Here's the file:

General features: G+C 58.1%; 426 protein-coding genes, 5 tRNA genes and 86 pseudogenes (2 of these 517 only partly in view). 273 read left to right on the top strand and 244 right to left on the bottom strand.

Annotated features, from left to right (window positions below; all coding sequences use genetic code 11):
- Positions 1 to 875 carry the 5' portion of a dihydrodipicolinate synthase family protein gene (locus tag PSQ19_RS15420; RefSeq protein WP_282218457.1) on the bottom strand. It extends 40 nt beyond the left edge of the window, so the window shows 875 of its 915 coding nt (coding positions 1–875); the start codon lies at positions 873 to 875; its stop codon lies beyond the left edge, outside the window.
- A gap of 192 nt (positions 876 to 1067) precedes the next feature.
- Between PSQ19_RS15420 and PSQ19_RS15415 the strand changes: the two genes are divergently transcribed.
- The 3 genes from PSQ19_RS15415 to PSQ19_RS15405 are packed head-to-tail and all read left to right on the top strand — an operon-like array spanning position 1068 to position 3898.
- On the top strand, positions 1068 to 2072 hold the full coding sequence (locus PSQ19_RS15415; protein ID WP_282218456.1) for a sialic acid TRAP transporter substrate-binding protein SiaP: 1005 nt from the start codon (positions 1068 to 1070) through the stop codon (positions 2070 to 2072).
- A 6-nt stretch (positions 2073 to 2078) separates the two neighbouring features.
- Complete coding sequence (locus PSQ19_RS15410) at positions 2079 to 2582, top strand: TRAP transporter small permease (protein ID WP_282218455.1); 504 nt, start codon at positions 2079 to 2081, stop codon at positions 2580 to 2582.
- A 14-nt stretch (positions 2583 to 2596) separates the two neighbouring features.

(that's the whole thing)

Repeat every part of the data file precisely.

General features: G+C 58.1%; 426 protein-coding genes, 5 tRNA genes and 86 pseudogenes (2 of these 517 only partly in view). 273 read left to right on the top strand and 244 right to left on the bottom strand.

Annotated features, from left to right (window positions below; all coding sequences use genetic code 11):
- Positions 1 to 875 carry the 5' portion of a dihydrodipicolinate synthase family protein gene (locus tag PSQ19_RS15420; RefSeq protein WP_282218457.1) on the bottom strand. It extends 40 nt beyond the left edge of the window, so the window shows 875 of its 915 coding nt (coding positions 1–875); the start codon lies at positions 873 to 875; its stop codon lies beyond the left edge, outside the window.
- A gap of 192 nt (positions 876 to 1067) precedes the next feature.
- Between PSQ19_RS15420 and PSQ19_RS15415 the strand changes: the two genes are divergently transcribed.
- The 3 genes from PSQ19_RS15415 to PSQ19_RS15405 are packed head-to-tail and all read left to right on the top strand — an operon-like array spanning position 1068 to position 3898.
- On the top strand, positions 1068 to 2072 hold the full coding sequence (locus PSQ19_RS15415; protein ID WP_282218456.1) for a sialic acid TRAP transporter substrate-binding protein SiaP: 1005 nt from the start codon (positions 1068 to 1070) through the stop codon (positions 2070 to 2072).
- A 6-nt stretch (positions 2073 to 2078) separates the two neighbouring features.
- Complete coding sequence (locus PSQ19_RS15410) at positions 2079 to 2582, top strand: TRAP transporter small permease (protein ID WP_282218455.1); 504 nt, start codon at positions 2079 to 2081, stop codon at positions 2580 to 2582.
- A 14-nt stretch (positions 2583 to 2596) separates the two neighbouring features.